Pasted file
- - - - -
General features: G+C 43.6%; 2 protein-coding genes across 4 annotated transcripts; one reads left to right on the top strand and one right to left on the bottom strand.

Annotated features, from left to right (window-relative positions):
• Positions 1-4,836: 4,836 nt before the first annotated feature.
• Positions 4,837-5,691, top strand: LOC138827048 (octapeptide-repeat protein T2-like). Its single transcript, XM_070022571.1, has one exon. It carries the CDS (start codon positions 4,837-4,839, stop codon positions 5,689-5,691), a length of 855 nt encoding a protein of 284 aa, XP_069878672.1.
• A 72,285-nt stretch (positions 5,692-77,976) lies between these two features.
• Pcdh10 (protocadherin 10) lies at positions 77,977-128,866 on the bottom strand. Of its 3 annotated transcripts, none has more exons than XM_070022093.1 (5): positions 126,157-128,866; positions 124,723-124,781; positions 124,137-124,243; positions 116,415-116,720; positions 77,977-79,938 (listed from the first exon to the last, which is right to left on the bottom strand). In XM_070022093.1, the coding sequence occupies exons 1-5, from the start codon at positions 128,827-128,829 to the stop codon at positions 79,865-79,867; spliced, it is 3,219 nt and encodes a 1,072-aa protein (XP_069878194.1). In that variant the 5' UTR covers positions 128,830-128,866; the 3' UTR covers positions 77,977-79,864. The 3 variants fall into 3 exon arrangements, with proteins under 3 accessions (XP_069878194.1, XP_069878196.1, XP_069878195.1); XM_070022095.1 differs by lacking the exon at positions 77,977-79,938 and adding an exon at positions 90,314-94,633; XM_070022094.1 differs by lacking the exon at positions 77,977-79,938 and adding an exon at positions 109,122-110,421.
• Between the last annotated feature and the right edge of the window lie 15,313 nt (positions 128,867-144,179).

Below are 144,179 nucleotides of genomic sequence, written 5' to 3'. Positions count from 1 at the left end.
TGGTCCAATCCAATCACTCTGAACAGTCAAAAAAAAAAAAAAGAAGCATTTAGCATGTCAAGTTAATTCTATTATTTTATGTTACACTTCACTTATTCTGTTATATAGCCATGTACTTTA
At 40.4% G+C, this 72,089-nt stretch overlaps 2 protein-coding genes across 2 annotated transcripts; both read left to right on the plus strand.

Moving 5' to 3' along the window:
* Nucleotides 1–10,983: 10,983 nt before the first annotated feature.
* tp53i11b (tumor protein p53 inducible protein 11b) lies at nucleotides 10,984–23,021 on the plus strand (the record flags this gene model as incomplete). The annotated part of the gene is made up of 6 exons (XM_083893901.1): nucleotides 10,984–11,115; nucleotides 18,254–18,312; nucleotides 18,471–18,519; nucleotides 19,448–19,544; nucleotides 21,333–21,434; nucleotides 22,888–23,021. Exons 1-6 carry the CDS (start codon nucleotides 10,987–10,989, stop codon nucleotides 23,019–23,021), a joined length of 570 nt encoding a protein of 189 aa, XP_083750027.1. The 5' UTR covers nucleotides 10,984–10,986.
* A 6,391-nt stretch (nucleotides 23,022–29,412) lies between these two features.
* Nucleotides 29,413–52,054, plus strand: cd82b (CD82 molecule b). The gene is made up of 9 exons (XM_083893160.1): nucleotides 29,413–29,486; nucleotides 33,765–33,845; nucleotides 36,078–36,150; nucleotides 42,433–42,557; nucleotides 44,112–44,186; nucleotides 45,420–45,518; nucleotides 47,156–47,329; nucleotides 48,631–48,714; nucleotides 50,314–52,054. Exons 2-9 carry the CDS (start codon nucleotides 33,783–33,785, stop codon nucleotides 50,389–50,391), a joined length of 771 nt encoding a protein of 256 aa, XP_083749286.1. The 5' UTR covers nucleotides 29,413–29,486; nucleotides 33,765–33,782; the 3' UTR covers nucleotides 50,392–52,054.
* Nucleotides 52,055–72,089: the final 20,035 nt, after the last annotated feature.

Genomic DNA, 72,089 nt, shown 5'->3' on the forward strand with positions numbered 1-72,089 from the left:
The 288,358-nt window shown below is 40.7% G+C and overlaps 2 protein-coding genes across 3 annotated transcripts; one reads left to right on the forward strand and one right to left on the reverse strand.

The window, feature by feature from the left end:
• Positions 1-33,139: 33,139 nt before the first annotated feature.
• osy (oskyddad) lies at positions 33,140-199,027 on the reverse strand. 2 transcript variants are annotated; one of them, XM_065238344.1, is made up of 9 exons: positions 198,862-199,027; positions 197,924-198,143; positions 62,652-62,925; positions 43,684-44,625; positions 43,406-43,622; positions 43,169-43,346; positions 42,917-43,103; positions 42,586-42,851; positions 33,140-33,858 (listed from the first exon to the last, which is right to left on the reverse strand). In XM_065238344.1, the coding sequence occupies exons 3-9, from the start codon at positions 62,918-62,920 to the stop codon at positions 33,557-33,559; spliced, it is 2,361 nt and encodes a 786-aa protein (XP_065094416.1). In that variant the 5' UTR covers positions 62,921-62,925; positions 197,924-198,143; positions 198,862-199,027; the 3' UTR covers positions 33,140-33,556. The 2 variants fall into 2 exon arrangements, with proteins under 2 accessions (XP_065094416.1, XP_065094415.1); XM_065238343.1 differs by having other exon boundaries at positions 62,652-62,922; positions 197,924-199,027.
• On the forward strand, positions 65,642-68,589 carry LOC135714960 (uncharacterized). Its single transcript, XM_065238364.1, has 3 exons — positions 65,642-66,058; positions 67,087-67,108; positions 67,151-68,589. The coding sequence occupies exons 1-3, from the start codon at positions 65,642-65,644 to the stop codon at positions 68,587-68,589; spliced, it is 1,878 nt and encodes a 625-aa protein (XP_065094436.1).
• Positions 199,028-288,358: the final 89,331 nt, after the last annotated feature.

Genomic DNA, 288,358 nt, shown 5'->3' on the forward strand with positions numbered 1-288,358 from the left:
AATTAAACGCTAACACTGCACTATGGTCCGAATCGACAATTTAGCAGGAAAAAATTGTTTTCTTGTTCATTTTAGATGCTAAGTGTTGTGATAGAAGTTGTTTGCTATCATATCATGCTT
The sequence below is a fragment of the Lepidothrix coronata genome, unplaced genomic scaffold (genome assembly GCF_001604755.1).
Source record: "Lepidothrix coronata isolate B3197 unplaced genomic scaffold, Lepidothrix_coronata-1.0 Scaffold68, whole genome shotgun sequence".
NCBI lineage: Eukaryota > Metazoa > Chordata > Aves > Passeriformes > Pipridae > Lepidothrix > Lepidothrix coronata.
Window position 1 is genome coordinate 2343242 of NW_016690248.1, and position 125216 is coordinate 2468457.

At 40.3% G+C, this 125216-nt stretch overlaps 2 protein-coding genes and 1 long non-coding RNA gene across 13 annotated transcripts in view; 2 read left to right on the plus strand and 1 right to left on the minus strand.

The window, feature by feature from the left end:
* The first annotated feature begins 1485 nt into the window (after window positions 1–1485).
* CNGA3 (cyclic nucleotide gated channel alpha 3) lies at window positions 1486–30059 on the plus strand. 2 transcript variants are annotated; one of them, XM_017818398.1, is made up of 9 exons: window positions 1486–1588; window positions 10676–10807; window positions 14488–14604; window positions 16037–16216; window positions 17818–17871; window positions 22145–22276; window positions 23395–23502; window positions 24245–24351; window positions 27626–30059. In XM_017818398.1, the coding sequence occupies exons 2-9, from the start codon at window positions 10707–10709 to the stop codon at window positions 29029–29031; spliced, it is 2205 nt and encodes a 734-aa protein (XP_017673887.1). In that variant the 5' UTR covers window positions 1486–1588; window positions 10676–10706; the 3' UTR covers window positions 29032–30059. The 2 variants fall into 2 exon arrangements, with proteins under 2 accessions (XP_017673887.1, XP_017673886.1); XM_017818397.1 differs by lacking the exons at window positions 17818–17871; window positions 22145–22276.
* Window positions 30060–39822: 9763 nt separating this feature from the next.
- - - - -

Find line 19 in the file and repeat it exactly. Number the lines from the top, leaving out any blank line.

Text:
The window, feature by feature from the left end: